Check for tight bends, kinks or restrictions in the pilot gas line that might be restricting the flow of gas. Also check for internal build-up or restrictions in the pilot orifice located inside the pilot assembly.
A properly adjusted pilot flame has a soft blue color with some yellow at the tip and has sufficient height to impinge on the thermocouple. The flame should not be too hard or lift from the pilot burner. If the size of the flame is too small or too large, adjusting the pilot pressure adjustment screw on the gas valve can normally change it. On some gas valves, the adjustment screw is recessed and covered by a cap that must be removed; on others, it is readily accessible on the surface. Turn the pilot adjustment screw clockwise to increase and counter clockwise to decrease the gas flow to the pilot flame. Note that some gas valves may not have a pilot gas regulator. These are preset at the factory for a specific pilot gas pressure and cannot be adjusted in the field.
Check to see if main gas valve is operating. Verify that all manually operated gas shut off devices external to the furnace are open. Look for loose or broken 24-volt wiring connections. If the gas valve has 24-volts but will not energize, replace gas valve.
The thermocouple senses the heat of the pilot flame and generates a small DC voltage up to 30 millivolts (mV) or higher. A gas valve normally requires 14 – 18 mV. The heat from the pilot flame causes a current flow in the thermocouple that energizes a solenoid in the gas valve. The energized solenoid holds the safety gas valve open, allowing gas to flow through the main gas valve to the pilot. If the pilot flame goes out, the thermocouple cools and the voltage generated drops to zero. The current will then stop flowing to the solenoid, causing it to de-energize and the safety valve to close. This will shut off the gas flow to the pilot and main gas valve. Should the pilot flame go out, the pilot must be relit manually and the flame allowed to heat the thermocouple long enough so that it generates the voltage needed to energize the gas valve again. Verify the top of the thermocouple (typically 3/8 to ½ inch) is located in the path of the pilot flame. If the thermocouple does not produce enough mV it can be cleaned with a fine sanding cloth. If it still does not produce enough mV it is a bad thermocouple and must be replaced.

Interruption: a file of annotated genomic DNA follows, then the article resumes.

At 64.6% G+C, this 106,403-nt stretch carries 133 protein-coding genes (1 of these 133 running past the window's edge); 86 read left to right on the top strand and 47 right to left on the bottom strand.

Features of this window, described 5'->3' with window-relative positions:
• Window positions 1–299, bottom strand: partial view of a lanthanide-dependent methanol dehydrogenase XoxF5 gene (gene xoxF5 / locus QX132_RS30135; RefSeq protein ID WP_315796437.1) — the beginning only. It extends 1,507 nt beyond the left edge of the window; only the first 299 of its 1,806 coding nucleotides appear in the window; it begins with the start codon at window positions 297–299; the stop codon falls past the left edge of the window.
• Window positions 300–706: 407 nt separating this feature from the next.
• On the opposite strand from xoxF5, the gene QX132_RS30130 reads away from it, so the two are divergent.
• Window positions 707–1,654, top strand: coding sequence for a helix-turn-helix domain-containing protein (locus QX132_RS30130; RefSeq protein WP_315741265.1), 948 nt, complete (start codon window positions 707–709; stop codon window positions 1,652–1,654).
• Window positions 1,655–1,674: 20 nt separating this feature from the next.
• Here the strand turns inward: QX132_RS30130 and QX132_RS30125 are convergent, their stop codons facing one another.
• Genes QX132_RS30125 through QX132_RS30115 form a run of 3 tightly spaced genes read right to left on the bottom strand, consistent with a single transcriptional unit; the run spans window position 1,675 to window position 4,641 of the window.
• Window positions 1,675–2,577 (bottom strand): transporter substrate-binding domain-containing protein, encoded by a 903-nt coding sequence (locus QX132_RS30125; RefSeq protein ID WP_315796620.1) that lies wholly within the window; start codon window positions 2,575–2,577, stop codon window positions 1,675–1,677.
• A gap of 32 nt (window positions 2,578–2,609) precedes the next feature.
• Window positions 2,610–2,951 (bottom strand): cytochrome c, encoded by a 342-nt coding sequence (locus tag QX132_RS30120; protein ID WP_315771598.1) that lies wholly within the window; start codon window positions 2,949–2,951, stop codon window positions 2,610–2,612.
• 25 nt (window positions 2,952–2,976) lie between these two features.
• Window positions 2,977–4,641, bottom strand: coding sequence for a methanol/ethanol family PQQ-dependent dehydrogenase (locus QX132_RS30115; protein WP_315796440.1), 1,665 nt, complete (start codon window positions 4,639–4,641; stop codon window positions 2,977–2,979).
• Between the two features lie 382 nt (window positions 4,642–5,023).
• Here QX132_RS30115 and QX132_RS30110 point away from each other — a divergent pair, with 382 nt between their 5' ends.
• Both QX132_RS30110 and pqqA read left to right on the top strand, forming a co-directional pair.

Look for signs of a problem, poor venting, or rusted/damaged vents and vent connectors, excessive moisture in the house. Check burner flame, it should be blue, not yellow. Check for heat marks or soot on furnace or water heater or soot on vent or other debris. Check the air shutters on burners, they may be closed or restricted; adjust till there is a soft blue flame. Check for restriction in the heat exchanger furnace venting system. The furnace venting system carries the products of combustion from the furnace to the outdoors. The type and size of the vent system must be carefully matched to the furnace. Undersized or restricted vent can limit the flow of gases, resulting in poor furnace performance and possible unsafe conditions. Lack of combustion air; see installation instruction for required amount. Also don’t block air ducts or door openings (undercuts or louvers) in furnaces or water heater closets. An over fired furnace can cause premature failure of heat exchanger; reduce gas pressure to required amount. Check to verify main burner orifices are sized properly. The correct orifice size should be listed on the furnace’s nameplate. If the heat exchanger is cracked, replace it. If the furnace is located in a garage, make sure the return ducts are sealed to prevent vehicle exhaust fumes from being pulled into the furnace.
Check to make sure the thermostat is calling for heat or “closed”. The thermostat may look like it is calling for heat on the outside, but if the thermostats contacts either internal to the thermostat or on the sub-base are dirty the thermostat may still be open. Also check for bad transformer or broken/cut thermostat wires.